I had the most glorious epiphany-the spectrum of human gender, sexuality and orientation is wondrous.  It's not something merely to be put up with like swallowing a very large pill so that you can get over your case of strep throat.  Some of us are middle of the road in all aspects of life, and that deserves celebration.  But others provide a variety that is not only beautiful but can teach the rest of us to rethink the definitions of masculine, feminine, straight, gay, bisexual, transgender, etc., etc., etc.  We keep trying to define it and we simply can't.  Tell my husband, on bringing flowers home to his new daughter, that mothers are primarily the tender caretakers.  Try to convince me that I am not strong as hell, fierce even, when I don my work gear and haul myself up onto a fire engine.  And if you think that I'm not feminine because I enjoy my typical "male" work, well, we can have a hot discussion about it, name the time and place.  I find the female form stunningly beautiful and on some of my worst days, I just wish I could rest my head on a warm, soft bosom, but that doesn't mean I'm a lesbian, nor does it mean a lesbian who does, or doesn't, share that sentiment isn't a lesbian.  We simply cannot adequately define what is male, or female, or gay, or bi, so let's call a truce-let's just say we stop trying to define it, even for a day, or an hour, and see how it feels.

Most of us have seen the movie, "Mrs. Doubtfire" or perhaps, "Tootsie."  In both films, there are men who dress as women to achieve a purpose, not because they felt like they were women.  In both films, the male character became a better man in observing his more womanly attributes.  And as viewers, didn't we all just love Mrs. Doubfire?  I wanted Tootsie for my best friend.  It was almost disappointing when they returned to their less dimensional male counterparts. Why is that?  Because we are our best versions of ourselves when we can be fully who we are, honoring the traditional male and female qualities no matter in whose body they dwell in or in what proportion.  In fact, in some Native American cultures, transgender people are referred to as "Two spirits" since they often are a beautiful melding of the finest of both genders. And to traffic in stereotypes for a moment, this is why I frequently am most comfortable with somewhat "effeminate"  straight or gay men, or "masculine"  women, and lesbians, because they often seem to have many of the best male and female qualities:  protectiveness,  assertiveness, forthrightness, directness, passion, tenderness, gentleness, emotional forthcomingness;  and fewer of my least favorite male and female qualities:  dominance, cattiness, aggression and subversiveness.  I am aware that I am skating on a dangerously thin line in assigning traits by gender, but my intentions are benign, and let's face it there are some differences between the genders, we just can't figure out how to label them and maybe we shouldn't even try.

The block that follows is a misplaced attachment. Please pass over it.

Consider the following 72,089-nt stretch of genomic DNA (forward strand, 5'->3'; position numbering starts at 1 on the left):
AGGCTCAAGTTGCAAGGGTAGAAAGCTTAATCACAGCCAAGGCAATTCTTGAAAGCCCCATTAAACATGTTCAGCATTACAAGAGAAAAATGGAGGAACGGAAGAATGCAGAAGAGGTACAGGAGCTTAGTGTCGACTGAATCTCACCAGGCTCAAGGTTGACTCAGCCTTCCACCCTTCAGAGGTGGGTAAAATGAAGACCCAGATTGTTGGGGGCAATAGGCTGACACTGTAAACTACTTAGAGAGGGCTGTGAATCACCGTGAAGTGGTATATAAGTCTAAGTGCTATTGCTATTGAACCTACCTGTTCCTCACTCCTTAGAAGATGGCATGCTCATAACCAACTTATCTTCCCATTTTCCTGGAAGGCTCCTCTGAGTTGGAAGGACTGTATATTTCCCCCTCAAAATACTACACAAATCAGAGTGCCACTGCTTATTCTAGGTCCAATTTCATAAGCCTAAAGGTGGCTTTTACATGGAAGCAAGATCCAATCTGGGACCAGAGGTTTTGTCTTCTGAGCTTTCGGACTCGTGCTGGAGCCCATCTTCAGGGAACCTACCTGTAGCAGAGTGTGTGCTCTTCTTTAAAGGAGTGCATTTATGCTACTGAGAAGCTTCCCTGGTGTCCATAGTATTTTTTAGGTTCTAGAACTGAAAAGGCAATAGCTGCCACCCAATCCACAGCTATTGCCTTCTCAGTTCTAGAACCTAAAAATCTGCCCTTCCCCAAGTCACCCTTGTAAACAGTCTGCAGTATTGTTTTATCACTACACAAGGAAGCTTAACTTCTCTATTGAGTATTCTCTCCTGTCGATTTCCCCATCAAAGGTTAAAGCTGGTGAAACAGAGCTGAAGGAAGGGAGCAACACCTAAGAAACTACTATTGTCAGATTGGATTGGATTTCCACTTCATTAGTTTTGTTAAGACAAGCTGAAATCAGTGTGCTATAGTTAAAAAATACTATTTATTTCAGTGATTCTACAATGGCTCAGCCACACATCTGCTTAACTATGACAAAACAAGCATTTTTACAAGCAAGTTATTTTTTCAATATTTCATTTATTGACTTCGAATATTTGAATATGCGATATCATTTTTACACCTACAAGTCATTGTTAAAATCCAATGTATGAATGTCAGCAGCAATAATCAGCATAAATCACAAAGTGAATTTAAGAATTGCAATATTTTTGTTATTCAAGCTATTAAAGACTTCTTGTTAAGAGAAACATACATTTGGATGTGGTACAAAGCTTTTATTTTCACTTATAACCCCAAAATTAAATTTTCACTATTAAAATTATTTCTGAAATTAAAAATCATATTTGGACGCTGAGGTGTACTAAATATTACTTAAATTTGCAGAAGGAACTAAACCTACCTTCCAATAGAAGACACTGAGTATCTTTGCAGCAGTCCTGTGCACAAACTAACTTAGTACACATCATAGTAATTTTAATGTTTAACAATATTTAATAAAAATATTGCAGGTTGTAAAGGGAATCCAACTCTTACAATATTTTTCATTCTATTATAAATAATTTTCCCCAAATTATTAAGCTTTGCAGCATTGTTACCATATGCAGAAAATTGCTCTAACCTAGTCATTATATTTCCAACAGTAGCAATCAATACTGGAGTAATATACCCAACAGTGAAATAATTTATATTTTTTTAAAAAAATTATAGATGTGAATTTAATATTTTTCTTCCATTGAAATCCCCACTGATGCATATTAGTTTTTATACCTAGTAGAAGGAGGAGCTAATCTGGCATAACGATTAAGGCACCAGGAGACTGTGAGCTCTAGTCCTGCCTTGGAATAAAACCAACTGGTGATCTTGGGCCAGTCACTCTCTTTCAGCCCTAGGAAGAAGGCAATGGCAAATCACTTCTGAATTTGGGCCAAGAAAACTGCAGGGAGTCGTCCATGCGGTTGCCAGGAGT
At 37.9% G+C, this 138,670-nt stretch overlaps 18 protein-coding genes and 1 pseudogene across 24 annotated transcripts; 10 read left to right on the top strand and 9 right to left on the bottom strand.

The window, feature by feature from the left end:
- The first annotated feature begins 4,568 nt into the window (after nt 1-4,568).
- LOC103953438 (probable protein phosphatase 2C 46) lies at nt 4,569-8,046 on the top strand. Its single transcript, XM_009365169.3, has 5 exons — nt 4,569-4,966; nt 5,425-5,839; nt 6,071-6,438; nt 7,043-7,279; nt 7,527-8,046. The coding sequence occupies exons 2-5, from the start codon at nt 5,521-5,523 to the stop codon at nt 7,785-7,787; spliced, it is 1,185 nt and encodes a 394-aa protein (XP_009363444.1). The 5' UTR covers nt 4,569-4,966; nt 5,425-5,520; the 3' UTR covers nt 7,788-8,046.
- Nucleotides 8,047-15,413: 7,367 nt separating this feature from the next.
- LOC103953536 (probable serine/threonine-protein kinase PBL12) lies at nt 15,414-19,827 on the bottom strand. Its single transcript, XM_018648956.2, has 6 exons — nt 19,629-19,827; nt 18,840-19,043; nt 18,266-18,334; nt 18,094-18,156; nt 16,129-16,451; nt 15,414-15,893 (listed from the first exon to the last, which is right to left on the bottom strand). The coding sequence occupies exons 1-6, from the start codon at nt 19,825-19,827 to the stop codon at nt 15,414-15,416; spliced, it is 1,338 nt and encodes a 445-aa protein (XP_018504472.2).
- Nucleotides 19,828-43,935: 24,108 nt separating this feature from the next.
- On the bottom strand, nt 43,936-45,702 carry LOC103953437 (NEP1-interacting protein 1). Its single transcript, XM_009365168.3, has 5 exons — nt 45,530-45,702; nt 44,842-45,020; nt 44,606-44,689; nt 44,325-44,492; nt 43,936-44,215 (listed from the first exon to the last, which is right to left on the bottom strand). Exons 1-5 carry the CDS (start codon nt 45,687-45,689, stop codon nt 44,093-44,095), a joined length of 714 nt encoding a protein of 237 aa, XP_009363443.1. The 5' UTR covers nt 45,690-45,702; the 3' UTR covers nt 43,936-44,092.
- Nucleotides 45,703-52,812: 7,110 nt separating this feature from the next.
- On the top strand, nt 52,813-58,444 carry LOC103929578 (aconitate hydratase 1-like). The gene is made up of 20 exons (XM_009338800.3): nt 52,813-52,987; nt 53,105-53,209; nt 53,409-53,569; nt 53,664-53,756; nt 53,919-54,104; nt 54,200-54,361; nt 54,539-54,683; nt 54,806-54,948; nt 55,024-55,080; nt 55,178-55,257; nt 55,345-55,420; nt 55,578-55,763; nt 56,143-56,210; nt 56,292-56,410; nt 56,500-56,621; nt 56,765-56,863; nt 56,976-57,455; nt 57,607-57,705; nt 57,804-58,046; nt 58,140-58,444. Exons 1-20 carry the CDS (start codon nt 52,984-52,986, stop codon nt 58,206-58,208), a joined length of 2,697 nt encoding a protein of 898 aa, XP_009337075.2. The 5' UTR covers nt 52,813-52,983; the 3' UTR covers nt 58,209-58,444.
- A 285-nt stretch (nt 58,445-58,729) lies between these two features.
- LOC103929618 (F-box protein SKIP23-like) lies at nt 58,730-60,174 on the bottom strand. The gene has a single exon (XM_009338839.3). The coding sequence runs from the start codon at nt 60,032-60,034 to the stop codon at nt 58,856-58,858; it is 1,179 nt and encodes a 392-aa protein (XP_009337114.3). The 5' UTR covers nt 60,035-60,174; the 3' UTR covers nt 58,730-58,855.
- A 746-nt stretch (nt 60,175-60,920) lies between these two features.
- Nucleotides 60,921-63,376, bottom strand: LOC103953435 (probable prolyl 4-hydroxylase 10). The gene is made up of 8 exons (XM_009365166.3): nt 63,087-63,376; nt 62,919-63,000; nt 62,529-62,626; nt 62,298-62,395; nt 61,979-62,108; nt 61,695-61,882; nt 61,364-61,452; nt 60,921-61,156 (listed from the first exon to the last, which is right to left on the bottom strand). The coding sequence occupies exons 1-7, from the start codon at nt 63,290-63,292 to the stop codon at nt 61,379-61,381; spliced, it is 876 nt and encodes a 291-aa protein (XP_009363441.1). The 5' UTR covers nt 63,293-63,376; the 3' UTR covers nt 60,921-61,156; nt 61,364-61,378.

I read somewhere about opposite "energies" attracting and working well in creating a healthy couple or relationship, and I decided I like that word best of all in describing people.  They are neither male, nor female, or not even homo- or heterosexual energies, just that they are opposite and therefore attract, like magnets- a natural occurrence in the natural world where there is endless variety in all species of humans, animals, plant life, sea life, weather, you name it.  And isn't it glorious?